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Glaucoma In Childhood

Glaucoma In Childhood

Glaucoma In Childhood
Glaucoma In Childhood 

Glaucoma refers to a group of eye vision diseases that have common features, including elevated eye pressure, damage to the optic nerve, and eye vision loss. There are many types of glaucoma. Childhood glaucoma refers to the presence of glaucoma in children. Congenital glaucoma is the common term used for glaucoma diagnosed in infancy or early childhood and is also called pediatric or infantile glaucoma.
Childhood glaucoma is associated with physical changes in the eye vision which are caused by the high pressure. The increased fluid pressure can push on the optic nerve of eyes and cause cupping (an abnormal enlargement in the optic disc area). If the pressure remains too high for too long, the optic nerve fibers are damaged. Enlargement of the eye vision, cloudiness of the cornea and injury to the optic nerve are examples of changes that can occur as a result of glaucoma.

Glaucoma In Childhood: Facts and Figures

  • Childhood glaucoma occurs in one out of every 10,000 births of a child in the United States. In other parts of the world, even higher rates have been reported. For example in Saudi Arabia, the incidence of childhood glaucoma has been noted to be as high as one out of 2500 births. According to the Andhra Pradesh Eye Disease Study (APEDS), it occurs as one in 3300 live births of the child.
  • Isolated or primary congenital glaucoma accounts for approximately 50 to 70% of all cases of congenital glaucoma. Most cases of pediatric glaucoma are diagnosed by the age of six months or earlier, with 80% diagnosed by the first year of life.
  • In diagnosed cases of glaucoma, about 2/3rd of the patients are their male. In about 3/4th of all cases, glaucoma affects both eyes, which is termed bilateral.
  • It has been estimated that approximately 300,000 and more children are afflicted with developmental glaucoma worldwide and there are 2/3rd are already blind (WHO bulletin, 1994)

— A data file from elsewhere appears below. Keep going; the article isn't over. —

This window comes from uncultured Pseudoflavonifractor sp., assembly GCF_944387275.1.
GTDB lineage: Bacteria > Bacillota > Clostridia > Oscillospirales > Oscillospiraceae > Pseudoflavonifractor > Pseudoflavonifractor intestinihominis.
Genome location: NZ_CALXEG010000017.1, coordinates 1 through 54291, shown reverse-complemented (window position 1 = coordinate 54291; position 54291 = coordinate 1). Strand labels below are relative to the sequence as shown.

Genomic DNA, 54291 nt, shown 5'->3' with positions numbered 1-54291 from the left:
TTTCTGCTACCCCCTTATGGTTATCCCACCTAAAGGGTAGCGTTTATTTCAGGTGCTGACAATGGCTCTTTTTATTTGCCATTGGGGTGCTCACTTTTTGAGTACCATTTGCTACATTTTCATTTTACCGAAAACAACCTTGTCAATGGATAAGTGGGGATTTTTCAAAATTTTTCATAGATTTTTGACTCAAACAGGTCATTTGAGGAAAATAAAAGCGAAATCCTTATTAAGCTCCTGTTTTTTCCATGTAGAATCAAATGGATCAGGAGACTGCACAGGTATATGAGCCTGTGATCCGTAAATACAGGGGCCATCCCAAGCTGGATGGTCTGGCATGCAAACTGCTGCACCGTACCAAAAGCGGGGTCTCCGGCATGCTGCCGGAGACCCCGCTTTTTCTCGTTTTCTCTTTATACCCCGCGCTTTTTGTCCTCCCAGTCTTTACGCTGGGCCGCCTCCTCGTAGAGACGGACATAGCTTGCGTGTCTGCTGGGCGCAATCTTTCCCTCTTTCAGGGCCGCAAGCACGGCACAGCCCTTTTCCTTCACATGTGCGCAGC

Pediatric glaucoma in a child is treated differently than adult glaucoma. Most patients require surgery for this and this is typically performed early. The aim of pediatric glaucoma surgery is to reduce IOP or intraocular pressure. Most babies who receive prompt surgical treatment, long-term care, and monitoring of their visual development will do well and may have a normal or nearly normal vision for their lifetime. Sadly, when childhood glaucoma is not recognized and treated promptly, the more permanent visual loss will result.

What are the symptoms of glaucoma in children?

Most people who have glaucoma do not notice any symptoms until they start to lose some of their eyesight. As optic nerve fibers are damaged by glaucoma, small blind spots may begin to develop. They usually happen on the side or in their peripheral vision. Many people do not notice the blind spots until significant optic nerve damage has already happened. If the entire nerve is destroyed, the person becomes blind.

One type of glaucoma, called acute angle-closure glaucoma, does produce noticeable symptoms. This is because there is a quick buildup of pressure in the eye. These are the most common symptoms of this type of glaucoma. However, each person may experience symptoms differently. Symptoms may include:

  • The blurred or narrowed field of eye vision
  • Severe pain in the eyes
  • Haloes or “rainbows” around lights
  • Nausea
  • Vomiting
  • A headache
The symptoms of acute angle-closure glaucoma may look like other eye problems. Get medical attention right away if you notice symptoms in order to prevent blindness.


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